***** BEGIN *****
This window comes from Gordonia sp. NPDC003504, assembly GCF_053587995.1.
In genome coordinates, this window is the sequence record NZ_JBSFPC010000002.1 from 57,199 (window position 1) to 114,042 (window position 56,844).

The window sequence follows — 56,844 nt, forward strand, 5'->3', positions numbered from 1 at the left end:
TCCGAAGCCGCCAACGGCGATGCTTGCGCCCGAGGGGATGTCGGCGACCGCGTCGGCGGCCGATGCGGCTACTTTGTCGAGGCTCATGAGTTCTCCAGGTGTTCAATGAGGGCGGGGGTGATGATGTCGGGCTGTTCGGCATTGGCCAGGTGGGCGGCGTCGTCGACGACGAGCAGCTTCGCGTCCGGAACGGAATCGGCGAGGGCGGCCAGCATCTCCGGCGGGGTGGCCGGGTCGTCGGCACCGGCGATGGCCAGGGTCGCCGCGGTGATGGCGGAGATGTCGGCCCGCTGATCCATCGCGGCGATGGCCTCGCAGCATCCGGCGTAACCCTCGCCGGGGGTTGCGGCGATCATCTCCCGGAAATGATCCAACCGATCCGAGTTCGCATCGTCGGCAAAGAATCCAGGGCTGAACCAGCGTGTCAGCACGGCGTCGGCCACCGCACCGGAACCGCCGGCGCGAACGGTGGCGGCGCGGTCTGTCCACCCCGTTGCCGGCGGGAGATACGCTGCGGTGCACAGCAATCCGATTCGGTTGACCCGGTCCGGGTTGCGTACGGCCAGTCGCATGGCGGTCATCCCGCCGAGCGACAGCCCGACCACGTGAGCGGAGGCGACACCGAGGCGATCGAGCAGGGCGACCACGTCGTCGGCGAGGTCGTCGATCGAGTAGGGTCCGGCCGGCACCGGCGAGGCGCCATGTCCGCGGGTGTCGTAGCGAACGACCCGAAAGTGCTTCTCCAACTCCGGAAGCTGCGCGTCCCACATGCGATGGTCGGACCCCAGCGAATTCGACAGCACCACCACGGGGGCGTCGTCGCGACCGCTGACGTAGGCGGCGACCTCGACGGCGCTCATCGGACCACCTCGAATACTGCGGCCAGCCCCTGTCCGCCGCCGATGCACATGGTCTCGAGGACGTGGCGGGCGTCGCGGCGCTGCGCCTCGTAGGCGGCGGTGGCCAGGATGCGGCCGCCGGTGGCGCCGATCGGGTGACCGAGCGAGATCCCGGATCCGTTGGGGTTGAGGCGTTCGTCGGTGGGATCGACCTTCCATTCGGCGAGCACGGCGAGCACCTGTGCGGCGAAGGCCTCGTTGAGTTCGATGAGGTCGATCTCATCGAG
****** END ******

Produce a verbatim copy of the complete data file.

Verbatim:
This window comes from Gordonia sp. NPDC003504, assembly GCF_053587995.1.
In genome coordinates, this window is the sequence record NZ_JBSFPC010000002.1 from 57,199 (window position 1) to 114,042 (window position 56,844).

The window sequence follows — 56,844 nt, forward strand, 5'->3', positions numbered from 1 at the left end:
TCCGAAGCCGCCAACGGCGATGCTTGCGCCCGAGGGGATGTCGGCGACCGCGTCGGCGGCCGATGCGGCTACTTTGTCGAGGCTCATGAGTTCTCCAGGTGTTCAATGAGGGCGGGGGTGATGATGTCGGGCTGTTCGGCATTGGCCAGGTGGGCGGCGTCGTCGACGACGAGCAGCTTCGCGTCCGGAACGGAATCGGCGAGGGCGGCCAGCATCTCCGGCGGGGTGGCCGGGTCGTCGGCACCGGCGATGGCCAGGGTCGCCGCGGTGATGGCGGAGATGTCGGCCCGCTGATCCATCGCGGCGATGGCCTCGCAGCATCCGGCGTAACCCTCGCCGGGGGTTGCGGCGATCATCTCCCGGAAATGATCCAACCGATCCGAGTTCGCATCGTCGGCAAAGAATCCAGGGCTGAACCAGCGTGTCAGCACGGCGTCGGCCACCGCACCGGAACCGCCGGCGCGAACGGTGGCGGCGCGGTCTGTCCACCCCGTTGCCGGCGGGAGATACGCTGCGGTGCACAGCAATCCGATTCGGTTGACCCGGTCCGGGTTGCGTACGGCCAGTCGCATGGCGGTCATCCCGCCGAGCGACAGCCCGACCACGTGAGCGGAGGCGACACCGAGGCGATCGAGCAGGGCGACCACGTCGTCGGCGAGGTCGTCGATCGAGTAGGGTCCGGCCGGCACCGGCGAGGCGCCATGTCCGCGGGTGTCGTAGCGAACGACCCGAAAGTGCTTCTCCAACTCCGGAAGCTGCGCGTCCCACATGCGATGGTCGGACCCCAGCGAATTCGACAGCACCACCACGGGGGCGTCGTCGCGACCGCTGACGTAGGCGGCGACCTCGACGGCGCTCATCGGACCACCTCGAATACTGCGGCCAGCCCCTGTCCGCCGCCGATGCACATGGTCTCGAGGACGTGGCGGGCGTCGCGGCGCTGCGCCTCGTAGGCGGCGGTGGCCAGGATGCGGCCGCCGGTGGCGCCGATCGGGTGACCGAGCGAGATCCCGGATCCGTTGGGGTTGAGGCGTTCGTCGGTGGGATCGACCTTCCATTCGGCGAGCACGGCGAGCACCTGTGCGGCGAAGGCCTCGTTGAGTTCGATGAGGTCGATCTCATCGAG